How did you get interested in photography? Do you have an educational artistic background?
My mother is an incredible photographer, a truly gifted artist. I was always so angry with her for making us take photos throughout my childhood… looking back I am so thankful she always carried a camera with her.
Can you remember your first camera?
It was 7th grade and I thought I would be super cool and bring my mom’s Pentax k1000 to a party… until I realized the next morning I hadn’t even thought to put film in the camera after taking photos all day.
What are the feelings connected with this form of art?
In this digital world of immediate gratification, stubbornly refusing to switch from analog despite never having the money to afford my film or development costs is a sacrifice that I truly believe in.
The anticipation of awaiting scans back from the lab, the mental gymnastics of doubt and fear that you’ve ruined a roll of film, lost precious memories, followed by the elation and high that washes over you when you look at photos for the first time and they are even more beautiful than you envisioned.
Film slows my mind down, allows me to shoot instinctually and without distraction, and is always worth the patience.
Film can capture emotion and light in a much more tangible way than digital, and having limited exposures per roll (and limited funds) makes me stay present in the moment and only capture what is most important.
Where do you get your creative inspiration from? Is there any other artist or photographer who inspired your art?
My friends and fellow artists are all of the inspiration I ever need.
Cate Havstad, farmer and hat maker, Leslie Crow, homesteader and leather worker, Amanda Leigh Smith, photographer and activist, Hannah Pfahl, stylist and crystal healer, Trailblazers defining what it means to be independent and bad ass, successful yet humble women in the 21st century.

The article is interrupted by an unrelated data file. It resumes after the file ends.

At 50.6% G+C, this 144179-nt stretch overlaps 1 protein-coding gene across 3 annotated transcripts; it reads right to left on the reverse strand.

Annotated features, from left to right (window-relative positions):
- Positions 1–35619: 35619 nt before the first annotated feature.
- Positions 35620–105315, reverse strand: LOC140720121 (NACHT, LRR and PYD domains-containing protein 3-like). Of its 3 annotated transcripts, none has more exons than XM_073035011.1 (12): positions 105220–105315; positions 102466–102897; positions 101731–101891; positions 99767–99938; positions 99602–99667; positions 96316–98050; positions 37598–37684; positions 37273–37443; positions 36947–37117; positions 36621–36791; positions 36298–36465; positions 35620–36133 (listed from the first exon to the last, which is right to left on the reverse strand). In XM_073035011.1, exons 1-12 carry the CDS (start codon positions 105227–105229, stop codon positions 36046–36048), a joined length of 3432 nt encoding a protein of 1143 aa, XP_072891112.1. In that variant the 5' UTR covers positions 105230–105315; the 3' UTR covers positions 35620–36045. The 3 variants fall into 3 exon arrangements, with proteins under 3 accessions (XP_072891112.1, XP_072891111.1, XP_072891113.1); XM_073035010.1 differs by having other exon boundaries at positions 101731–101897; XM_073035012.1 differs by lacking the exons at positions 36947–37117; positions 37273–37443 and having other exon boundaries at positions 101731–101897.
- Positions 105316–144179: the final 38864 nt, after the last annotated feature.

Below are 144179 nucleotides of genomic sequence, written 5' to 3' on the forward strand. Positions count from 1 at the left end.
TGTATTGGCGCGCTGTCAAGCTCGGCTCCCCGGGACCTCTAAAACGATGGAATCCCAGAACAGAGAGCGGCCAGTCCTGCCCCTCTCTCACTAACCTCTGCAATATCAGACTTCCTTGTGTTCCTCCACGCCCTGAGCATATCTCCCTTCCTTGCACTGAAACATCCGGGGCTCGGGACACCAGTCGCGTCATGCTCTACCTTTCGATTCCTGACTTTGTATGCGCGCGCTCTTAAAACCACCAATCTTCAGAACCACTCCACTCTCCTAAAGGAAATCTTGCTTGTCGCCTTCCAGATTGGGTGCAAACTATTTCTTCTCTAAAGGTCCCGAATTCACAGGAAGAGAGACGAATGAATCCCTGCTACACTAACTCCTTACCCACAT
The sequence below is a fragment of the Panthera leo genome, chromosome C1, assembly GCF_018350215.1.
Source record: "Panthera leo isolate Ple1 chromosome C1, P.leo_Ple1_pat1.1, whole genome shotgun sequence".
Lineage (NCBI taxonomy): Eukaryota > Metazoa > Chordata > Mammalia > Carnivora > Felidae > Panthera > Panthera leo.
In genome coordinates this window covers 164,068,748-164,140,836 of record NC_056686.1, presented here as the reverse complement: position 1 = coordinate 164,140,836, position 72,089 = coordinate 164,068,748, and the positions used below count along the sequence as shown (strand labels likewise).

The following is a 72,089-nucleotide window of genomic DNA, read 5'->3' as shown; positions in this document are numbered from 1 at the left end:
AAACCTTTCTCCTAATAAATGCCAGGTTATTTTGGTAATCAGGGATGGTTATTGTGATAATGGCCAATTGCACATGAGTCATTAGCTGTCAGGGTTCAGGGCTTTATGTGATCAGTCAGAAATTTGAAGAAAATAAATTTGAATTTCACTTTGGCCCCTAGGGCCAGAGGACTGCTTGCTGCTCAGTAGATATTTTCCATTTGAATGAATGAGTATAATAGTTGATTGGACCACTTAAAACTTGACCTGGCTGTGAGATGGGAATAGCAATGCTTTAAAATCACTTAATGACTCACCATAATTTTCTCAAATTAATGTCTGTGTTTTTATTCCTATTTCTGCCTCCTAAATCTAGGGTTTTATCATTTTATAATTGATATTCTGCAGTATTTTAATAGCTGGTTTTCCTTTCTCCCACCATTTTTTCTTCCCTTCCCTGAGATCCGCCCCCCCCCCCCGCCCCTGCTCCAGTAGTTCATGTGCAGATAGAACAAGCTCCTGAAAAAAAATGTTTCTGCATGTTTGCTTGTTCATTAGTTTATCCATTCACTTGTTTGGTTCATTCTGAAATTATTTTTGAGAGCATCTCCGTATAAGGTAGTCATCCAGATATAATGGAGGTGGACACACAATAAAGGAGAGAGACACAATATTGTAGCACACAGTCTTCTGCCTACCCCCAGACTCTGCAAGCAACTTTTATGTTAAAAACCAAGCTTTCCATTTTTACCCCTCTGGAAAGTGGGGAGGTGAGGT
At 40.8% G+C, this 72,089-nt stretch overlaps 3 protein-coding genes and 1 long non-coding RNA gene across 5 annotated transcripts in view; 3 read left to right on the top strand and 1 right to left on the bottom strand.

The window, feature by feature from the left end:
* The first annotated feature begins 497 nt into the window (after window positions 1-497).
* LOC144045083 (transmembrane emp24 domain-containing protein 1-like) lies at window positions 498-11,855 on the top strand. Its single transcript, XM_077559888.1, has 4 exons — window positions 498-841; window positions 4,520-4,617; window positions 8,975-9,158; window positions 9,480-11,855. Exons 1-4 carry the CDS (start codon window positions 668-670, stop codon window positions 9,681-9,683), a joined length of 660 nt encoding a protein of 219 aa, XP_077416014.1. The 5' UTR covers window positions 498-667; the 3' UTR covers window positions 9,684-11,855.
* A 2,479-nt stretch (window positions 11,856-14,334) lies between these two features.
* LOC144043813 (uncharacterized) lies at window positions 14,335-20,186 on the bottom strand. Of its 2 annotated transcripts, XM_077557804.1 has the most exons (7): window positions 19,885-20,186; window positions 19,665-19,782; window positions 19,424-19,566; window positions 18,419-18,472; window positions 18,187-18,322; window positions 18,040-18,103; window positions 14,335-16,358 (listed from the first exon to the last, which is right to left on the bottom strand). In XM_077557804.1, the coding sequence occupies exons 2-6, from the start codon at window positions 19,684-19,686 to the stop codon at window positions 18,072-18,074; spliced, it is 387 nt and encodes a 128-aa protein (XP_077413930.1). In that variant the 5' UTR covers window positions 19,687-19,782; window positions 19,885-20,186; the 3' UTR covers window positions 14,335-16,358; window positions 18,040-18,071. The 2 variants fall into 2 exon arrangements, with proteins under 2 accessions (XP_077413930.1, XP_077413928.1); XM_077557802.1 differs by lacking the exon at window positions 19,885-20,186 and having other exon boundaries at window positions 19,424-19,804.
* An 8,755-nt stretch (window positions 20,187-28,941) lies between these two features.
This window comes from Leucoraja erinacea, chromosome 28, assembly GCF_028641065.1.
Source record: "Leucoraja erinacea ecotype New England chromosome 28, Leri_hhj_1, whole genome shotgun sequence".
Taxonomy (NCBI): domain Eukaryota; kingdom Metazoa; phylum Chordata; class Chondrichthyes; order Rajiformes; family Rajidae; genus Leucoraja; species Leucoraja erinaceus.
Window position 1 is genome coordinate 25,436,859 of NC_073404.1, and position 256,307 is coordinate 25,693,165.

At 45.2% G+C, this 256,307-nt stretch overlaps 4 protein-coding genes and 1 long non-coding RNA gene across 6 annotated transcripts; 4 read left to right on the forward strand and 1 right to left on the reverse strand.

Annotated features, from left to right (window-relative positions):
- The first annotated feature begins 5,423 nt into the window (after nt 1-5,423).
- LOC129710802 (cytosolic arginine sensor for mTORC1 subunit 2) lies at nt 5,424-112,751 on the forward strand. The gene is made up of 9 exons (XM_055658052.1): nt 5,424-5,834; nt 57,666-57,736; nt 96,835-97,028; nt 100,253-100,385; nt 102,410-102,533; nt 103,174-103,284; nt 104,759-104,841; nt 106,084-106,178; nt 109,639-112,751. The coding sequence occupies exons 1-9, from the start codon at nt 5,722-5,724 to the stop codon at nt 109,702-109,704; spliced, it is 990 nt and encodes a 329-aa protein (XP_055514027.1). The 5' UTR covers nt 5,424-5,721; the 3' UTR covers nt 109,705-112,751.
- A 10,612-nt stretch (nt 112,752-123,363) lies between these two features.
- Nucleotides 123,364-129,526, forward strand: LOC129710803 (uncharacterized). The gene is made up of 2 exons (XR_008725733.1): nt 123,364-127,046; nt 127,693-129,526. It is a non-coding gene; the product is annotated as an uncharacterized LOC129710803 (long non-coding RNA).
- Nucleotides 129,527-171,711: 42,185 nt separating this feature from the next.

Also, the photography of Magdalena Wosinka, and the cowboy paintings of Mark Maggiori.
How did you establish your photographic style?
My photos are my heart and soul. And I am a living, breathing, changing work of art, every day, as we all are on this Earth.
I can’t say I have a photographic style, because I don’t know if I can define myself, who I am, at this point in time.
What are the stories you love to tell?
I love to make women feel beautiful. Powerful.
Give them the ability to see themselves in a different light than just a reflection in the mirror gives them. Try to break down the taboo of our breasts, that feed the next generation yet still fuel old gender tropes and sexist censorship.
Free the nipple!
The portraits I take of my friends, my sisters, I cannot wait for us to look back on 30, 40, 50 years down the road and be struck in disbelief by how beautiful we all were.
We will not be young forever. But we can be captured, in a photo.
One split second, the click of a shutter, and we can achieve immortality.
What’s your favorite light?
Late summer nights. When the sun doesn’t set until past 8 pm, and the golden hour is warm and soft.
What about your current camera and equipment?
Nikon F2 with a 50mm f/1.8 lens.
What is the place the most inspiring for your art?
Oregon. My homeland.
Mountains, oceans, forests, rivers, meadows, lakes, hot springs, high deserts.
The Pacific Northwest is where inspiration will never run dry.
What interesting projects are you working on at the moment?
I currently have my photography on hold!
I moved cross country to Austin, Texas last year and am about to move onto a farm right outside the city, so I have been busy trying to figure out where me and my art fit in this part of the country.
My next project will be simply planting my first garden!
What do you love besides photography?
I love to soak in natural hot springs, stay all night burning candles and sage, drinking with friends under the stars.
Where can we follow Elisabeth Rose Photography?
@chromarose on instagram